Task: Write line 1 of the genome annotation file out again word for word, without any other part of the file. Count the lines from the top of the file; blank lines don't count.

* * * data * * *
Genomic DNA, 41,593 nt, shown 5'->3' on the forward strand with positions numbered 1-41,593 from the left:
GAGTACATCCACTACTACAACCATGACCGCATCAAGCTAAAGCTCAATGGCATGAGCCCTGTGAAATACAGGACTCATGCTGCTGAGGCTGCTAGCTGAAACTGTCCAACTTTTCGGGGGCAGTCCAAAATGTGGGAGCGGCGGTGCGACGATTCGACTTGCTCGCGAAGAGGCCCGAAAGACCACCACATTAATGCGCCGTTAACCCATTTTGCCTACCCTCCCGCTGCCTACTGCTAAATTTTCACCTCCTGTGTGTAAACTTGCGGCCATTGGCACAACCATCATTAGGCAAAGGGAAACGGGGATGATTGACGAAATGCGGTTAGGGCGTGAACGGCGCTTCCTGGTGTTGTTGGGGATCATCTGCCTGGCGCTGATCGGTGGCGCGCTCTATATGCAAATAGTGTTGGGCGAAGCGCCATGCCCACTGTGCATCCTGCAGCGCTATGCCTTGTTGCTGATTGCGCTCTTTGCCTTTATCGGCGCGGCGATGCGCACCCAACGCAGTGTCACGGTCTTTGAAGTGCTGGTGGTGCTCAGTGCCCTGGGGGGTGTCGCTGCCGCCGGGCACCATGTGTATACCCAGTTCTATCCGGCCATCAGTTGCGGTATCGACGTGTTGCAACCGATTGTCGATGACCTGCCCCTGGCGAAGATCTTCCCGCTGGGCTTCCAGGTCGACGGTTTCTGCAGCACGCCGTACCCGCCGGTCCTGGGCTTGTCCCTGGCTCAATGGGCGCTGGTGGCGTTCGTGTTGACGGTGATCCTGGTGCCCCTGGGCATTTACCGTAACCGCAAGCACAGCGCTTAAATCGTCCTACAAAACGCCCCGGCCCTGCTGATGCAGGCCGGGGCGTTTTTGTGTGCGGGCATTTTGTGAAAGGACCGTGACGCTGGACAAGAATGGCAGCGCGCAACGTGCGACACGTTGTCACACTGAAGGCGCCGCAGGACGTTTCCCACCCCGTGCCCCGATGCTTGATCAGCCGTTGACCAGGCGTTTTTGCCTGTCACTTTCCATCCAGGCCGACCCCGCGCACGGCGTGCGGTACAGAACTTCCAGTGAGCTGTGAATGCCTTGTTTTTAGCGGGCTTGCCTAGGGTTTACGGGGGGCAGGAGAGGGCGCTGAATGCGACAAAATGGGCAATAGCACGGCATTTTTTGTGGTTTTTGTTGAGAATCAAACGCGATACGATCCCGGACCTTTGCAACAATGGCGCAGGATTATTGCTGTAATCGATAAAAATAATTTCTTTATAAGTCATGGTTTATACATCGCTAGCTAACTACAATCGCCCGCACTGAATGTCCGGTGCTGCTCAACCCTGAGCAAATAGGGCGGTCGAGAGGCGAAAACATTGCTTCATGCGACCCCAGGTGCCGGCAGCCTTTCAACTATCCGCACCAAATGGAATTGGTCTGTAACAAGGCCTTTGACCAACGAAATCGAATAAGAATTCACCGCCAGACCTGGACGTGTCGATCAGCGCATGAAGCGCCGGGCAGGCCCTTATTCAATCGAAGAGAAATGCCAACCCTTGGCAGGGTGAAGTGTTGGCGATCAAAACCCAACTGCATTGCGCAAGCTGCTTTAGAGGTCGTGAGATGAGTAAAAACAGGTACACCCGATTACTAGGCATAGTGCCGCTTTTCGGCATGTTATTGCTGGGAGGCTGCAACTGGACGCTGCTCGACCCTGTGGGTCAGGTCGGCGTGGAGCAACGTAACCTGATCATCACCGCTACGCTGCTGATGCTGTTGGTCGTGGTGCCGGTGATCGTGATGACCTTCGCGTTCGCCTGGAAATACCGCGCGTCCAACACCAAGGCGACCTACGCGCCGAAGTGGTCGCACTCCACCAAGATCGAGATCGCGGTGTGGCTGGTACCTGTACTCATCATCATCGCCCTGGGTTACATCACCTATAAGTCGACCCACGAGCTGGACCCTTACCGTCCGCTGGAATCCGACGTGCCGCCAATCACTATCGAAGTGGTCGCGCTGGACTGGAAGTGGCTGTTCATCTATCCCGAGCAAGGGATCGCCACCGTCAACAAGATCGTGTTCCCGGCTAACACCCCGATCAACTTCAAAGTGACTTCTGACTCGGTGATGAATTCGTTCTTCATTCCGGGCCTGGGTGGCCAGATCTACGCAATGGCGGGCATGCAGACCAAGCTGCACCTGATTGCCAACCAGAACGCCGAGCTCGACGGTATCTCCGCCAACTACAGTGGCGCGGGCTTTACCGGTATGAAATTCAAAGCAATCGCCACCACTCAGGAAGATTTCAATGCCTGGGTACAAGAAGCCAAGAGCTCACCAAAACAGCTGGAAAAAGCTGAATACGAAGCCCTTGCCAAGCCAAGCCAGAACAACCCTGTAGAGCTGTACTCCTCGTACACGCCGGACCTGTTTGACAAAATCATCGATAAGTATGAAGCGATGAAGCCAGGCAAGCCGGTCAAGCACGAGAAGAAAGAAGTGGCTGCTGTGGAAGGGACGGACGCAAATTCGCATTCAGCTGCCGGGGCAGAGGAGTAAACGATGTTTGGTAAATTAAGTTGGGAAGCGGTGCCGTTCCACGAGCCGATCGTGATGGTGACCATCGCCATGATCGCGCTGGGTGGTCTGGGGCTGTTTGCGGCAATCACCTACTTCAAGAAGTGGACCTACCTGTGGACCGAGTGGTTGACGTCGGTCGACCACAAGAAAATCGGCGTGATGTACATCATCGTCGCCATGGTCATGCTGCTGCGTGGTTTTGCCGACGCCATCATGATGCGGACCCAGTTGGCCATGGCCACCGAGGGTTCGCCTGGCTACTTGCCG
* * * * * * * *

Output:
Genomic DNA, 41,593 nt, shown 5'->3' on the forward strand with positions numbered 1-41,593 from the left: